The Man


Old white dudes trying to talk all gangsta-like are about as played out as taking cheap shots at Detroit. The Man is guilty on both counts.

The movie — set in Motown but obviously shot on the "kindler, gentler" Toronto soil — opens with dental equipment salesman Andy (Eugene Levy) talking to his wife about his impending business trip to Detroit. "Just be careful," she warns, "Detroit is not Wisconsin." No offense to the cheese-scarfing Badger-lovers, but thank God it’s not.

Upon his arrival in Detroit, Andy inadvertently gets mixed up with ill-tempered federal agent Vann (Samuel L. Jackson) and is roped into helping him bust some slick gun thieves. The duo stretch not an inch from type: Jackson playing the bad-ass mofo smack-talking cop, and Levy playing the dorky, goody-goody, clueless doof.

If you can get over the "gets in trouble in big, bad, mean Detroit" premise, what you have left is a fairly wan, odd-couple/buddy-cop comedy, complete with the requisite ebony meets ivory humor, some scatological gags and a couple of gag-inducing soft spots.

When Levy predictably adopts Jackson’s vernacular, man, it’s a real scream. He’s, like, sooooo ... white. Can you just picture it? You surely can if you saw Bringing Down the House.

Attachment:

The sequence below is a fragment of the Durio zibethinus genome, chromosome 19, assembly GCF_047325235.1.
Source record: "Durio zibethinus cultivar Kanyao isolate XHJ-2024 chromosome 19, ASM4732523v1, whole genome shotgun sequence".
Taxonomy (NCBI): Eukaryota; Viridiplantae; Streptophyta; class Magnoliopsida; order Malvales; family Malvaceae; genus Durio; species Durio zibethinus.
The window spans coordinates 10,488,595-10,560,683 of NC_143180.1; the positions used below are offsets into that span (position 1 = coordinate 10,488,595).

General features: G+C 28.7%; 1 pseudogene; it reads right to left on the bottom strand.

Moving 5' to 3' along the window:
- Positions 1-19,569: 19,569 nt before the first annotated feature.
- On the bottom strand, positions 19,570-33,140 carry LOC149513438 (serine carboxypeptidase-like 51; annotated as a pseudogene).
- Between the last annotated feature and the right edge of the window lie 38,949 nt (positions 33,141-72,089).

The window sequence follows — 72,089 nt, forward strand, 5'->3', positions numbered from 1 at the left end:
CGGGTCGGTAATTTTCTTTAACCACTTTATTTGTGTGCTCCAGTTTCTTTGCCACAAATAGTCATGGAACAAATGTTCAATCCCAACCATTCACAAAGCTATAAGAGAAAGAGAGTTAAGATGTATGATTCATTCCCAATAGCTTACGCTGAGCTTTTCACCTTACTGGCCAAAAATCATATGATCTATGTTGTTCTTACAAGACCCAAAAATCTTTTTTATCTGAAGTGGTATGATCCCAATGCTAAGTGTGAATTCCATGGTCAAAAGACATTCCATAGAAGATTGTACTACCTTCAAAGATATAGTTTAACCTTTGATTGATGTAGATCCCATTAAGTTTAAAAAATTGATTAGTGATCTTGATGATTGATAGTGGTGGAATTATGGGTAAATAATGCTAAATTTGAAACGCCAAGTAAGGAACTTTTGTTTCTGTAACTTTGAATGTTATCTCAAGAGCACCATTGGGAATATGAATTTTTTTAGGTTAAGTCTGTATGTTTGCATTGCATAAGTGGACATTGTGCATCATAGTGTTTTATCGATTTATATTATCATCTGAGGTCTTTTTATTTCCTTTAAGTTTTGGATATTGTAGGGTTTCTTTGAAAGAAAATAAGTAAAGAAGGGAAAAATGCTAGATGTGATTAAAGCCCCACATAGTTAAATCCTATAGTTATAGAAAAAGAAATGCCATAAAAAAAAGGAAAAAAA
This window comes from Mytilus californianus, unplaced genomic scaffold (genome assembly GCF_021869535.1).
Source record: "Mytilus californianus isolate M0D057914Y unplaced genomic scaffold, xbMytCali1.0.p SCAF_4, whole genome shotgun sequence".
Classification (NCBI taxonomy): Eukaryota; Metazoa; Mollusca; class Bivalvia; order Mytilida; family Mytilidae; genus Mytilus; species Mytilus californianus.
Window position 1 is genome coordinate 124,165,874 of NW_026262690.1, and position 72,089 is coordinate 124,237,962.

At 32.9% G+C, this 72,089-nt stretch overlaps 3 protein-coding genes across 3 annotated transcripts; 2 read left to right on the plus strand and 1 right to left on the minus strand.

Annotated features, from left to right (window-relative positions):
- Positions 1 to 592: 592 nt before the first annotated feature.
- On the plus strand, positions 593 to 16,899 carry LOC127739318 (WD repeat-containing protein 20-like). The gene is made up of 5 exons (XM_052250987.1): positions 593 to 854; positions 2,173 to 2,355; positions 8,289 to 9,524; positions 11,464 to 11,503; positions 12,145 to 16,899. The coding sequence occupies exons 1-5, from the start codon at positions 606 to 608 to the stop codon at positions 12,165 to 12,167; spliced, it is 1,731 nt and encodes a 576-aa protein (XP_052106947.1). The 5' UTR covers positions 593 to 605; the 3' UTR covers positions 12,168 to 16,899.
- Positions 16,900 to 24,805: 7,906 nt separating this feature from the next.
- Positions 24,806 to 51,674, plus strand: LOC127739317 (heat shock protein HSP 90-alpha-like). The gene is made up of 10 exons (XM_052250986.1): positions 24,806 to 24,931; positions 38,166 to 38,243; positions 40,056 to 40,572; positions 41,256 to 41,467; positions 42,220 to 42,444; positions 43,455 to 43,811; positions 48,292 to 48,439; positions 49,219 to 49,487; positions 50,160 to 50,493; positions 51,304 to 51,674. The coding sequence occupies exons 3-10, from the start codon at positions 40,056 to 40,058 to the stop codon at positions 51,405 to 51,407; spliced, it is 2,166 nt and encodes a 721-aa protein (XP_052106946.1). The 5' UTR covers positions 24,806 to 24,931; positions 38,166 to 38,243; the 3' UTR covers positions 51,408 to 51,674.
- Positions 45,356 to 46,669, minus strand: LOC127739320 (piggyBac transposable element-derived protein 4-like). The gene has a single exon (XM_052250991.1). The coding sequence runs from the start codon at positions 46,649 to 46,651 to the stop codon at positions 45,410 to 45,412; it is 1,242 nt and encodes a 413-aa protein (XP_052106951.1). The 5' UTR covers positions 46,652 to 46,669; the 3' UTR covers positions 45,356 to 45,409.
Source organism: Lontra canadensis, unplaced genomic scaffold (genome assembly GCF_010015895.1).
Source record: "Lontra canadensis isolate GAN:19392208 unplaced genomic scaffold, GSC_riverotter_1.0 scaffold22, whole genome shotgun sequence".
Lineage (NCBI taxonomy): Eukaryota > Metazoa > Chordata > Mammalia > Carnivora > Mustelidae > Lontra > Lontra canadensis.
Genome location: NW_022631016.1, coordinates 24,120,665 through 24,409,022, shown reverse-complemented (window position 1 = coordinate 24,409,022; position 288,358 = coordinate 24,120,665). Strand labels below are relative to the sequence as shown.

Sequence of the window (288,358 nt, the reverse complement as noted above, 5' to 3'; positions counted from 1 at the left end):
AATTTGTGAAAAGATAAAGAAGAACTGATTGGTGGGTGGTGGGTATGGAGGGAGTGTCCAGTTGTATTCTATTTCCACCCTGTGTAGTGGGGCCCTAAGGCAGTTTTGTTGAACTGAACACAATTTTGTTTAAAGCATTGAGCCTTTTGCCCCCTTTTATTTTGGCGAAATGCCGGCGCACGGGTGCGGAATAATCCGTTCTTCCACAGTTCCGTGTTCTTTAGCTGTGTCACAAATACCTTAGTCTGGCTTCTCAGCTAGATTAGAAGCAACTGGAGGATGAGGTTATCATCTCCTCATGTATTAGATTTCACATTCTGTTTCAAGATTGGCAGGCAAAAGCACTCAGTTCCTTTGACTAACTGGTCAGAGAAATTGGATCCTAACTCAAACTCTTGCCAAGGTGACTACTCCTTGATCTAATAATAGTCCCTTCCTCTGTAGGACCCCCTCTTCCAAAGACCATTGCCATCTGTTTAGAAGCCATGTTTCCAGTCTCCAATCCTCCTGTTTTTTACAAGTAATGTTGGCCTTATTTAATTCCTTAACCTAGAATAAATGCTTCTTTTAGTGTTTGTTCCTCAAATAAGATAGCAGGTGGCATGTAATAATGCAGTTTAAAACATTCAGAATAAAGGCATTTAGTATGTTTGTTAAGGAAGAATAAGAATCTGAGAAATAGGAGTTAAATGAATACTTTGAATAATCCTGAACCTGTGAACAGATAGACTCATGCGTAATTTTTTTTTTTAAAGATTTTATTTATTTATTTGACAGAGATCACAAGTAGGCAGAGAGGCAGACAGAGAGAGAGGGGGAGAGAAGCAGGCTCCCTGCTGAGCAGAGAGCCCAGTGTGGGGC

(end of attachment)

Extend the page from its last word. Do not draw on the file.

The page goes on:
As for the tender moments, family man Andy helps Vann learn to trust again, and helps him reconnect with his young daughter, who just happens to have a ballet recital her daddy says he’ll have to miss. You’re excused if you’re too busy washing down cheese curds with a can of Milwaukee’s Best to care.

Clare Pfeiffer Ramsey writes about film for Metro Times. E-mail

We welcome readers to submit letters regarding articles and content in Detroit Metro Times. Letters should be a minimum of 150 words, refer to content that has appeared on Detroit Metro Times, and must include the writer's full name, address, and phone number for verification purposes. No attachments will be considered. Writers of letters selected for publication will be notified via email. Letters may be edited and shortened for space.

Email us at

Detroit Metro Times works for you, and your support is essential.

Our small but mighty local team works tirelessly to bring you high-quality, uncensored news and cultural coverage of Detroit and beyond.

Unlike many newspapers, ours is free – and we'd like to keep it that way, because we believe, now more than ever, everyone deserves access to accurate, independent coverage of their community.

Whether it's a one-time acknowledgement of this article or an ongoing pledge, your support helps keep Detroit's true free press free.